TRIBUTES have been paid to a “remarkable” woman who was a priest at various churches in Ryedale.

Rev Mary “Doreen” Yewdall, who died on May 20 aged 96, was also a long-standing member of the Red Cross and a driving force behind the expansion of the Samaritans in the early 1950s.

Born in Bradford in 1923 as one of two children, she grew up and met her husband Arnold while working in a bank just before the Second World War. They got married in 1943 and were together for 70 years until he died in 2013.

During the war, Doreen worked for the land army, then in 1946, she gave birth to her daughter Lynne. That same year, she was diagnosed with cancer.

Her son Graham Yewdall said: “She fought cancer all her life - it’s amazing.”

Also in the late 1940s she became a nurse with the Red Cross. She would stay involved in the charity for 65 years.

On a weekend trip to London not long after that, Doreen met a man called Chad Varah, the founder of the Samaritans.

Graham said: “They became quite good friends. She was involved in the Samaritans in its infancy.”

She persuaded Varah to open a branch of the charity in Edinburgh, and she herself became a Samaritan, in another remarkably long association that would last 59 years.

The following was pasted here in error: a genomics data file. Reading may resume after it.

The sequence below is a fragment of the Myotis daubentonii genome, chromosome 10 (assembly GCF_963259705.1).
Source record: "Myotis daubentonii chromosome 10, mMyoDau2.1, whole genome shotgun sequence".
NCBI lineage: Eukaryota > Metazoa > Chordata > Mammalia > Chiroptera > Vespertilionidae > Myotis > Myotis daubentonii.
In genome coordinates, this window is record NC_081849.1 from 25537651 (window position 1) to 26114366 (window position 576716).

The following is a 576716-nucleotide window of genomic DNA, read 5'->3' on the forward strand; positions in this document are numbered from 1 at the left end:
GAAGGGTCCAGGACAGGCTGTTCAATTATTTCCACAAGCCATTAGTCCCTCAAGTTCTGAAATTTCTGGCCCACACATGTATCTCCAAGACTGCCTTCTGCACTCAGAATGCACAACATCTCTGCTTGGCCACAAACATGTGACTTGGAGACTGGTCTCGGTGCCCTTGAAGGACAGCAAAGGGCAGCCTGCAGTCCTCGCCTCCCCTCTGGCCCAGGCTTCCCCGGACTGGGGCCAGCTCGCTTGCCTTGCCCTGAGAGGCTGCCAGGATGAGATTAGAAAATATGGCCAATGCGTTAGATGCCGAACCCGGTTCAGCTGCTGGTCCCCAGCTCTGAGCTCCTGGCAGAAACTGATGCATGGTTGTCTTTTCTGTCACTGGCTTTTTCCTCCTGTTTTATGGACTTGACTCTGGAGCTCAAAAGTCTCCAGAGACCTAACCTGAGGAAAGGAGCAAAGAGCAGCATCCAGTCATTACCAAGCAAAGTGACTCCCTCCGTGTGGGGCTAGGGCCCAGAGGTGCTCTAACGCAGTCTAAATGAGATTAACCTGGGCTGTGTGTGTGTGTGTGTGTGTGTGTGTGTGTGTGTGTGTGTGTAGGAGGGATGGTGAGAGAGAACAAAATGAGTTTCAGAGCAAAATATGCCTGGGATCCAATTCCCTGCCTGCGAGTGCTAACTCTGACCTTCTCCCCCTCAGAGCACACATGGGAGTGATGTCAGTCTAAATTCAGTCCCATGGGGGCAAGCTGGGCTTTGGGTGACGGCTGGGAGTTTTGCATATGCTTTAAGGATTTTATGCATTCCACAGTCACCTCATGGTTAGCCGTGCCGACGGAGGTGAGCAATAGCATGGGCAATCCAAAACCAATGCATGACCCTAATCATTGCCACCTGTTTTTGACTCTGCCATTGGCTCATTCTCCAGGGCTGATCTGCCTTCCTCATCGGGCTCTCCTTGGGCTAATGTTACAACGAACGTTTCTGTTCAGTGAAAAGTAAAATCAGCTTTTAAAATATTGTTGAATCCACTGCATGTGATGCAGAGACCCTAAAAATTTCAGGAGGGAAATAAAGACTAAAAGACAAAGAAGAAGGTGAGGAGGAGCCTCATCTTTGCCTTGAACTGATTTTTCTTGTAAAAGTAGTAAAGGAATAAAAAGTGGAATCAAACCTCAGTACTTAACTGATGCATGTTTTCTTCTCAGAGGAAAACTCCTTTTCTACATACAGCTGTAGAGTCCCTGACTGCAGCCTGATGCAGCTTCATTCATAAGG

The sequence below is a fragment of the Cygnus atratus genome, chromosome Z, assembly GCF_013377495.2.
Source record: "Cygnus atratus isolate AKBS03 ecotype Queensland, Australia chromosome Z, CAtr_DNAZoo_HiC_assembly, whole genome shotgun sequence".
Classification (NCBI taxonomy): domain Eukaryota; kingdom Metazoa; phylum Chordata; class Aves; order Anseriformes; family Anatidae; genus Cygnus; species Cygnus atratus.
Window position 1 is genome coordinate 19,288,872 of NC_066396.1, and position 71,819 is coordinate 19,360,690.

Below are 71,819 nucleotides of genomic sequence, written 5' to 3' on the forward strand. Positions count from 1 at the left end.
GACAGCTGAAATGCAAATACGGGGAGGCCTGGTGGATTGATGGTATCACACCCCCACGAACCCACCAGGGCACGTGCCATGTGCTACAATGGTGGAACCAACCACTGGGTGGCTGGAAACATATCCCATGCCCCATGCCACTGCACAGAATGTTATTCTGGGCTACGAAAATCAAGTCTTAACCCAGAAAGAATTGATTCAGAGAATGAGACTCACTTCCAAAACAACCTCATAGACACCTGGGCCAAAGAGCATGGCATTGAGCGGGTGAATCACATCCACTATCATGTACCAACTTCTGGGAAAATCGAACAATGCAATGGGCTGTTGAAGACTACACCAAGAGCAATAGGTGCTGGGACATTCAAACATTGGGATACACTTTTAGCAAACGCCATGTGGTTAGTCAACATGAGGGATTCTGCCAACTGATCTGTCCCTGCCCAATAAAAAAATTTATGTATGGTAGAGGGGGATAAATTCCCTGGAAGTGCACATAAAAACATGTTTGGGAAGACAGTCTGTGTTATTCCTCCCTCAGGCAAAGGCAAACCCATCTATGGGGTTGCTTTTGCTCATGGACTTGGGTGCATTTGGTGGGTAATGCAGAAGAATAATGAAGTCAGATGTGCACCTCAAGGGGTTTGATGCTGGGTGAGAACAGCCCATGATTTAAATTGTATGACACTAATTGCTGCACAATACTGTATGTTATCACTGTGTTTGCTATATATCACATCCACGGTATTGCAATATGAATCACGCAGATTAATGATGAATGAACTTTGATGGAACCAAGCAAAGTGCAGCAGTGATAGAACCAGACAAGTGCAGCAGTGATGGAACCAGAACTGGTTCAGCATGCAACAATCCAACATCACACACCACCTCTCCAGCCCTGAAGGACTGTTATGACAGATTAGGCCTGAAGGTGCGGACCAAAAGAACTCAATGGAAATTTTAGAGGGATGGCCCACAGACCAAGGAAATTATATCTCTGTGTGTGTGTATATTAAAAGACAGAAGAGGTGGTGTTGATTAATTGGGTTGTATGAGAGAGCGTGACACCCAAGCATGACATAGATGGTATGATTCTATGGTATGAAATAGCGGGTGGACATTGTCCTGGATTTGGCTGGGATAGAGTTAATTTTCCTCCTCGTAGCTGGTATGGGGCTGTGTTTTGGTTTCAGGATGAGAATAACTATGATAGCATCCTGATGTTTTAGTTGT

The family moved from West Yorkshire to Nottingham in 1954, where they would stay for more than 20 years. Doreen did her teacher training, and taught dress-making and RE. She eventually became head teacher of Berridge Infant School in a deprived area of the city, and wrote a book on social deprivation in Nottingham.

She first took up a role in the church in the early 1980s following the death of her father. After the couple moved to Ryedale in 1991, she became curate at St Peter’s Church in Norton.

She was ordained as a priest at York Minster in 1994, and following that was a priest at churches in Whitwell, Foston, Crambe and Wilton.

She was friends with Dame Christian Howard, the champion of the movement for ordination of women. Before she died in the late 1990s, Dame Christian nominated Doreen for the New Year’s Honours list. Graham remembered his mother’s reaction.

“She went berserk and read the riot act to Dame Christian. She demanded her name was removed. She didn’t want any recognition,” he said.

Doreen spent the last years of her life at Dulverton Hall in Scarborough. Her funeral was held at St George’s Church in Wilton yesterday (Tuesday).

Graham said she was a “remarkable” cook and remembers the apple pies she made in his childhood many decades ago.

He added: “She was the foundation on which our family was based. She was a great fundraiser, a great listener, wise counsel, loved her garden and was very forthright - she didn’t mince her words. She usually managed to get what she wanted but not to her advantage - for the advantage of others. I couldn’t have had better parents.”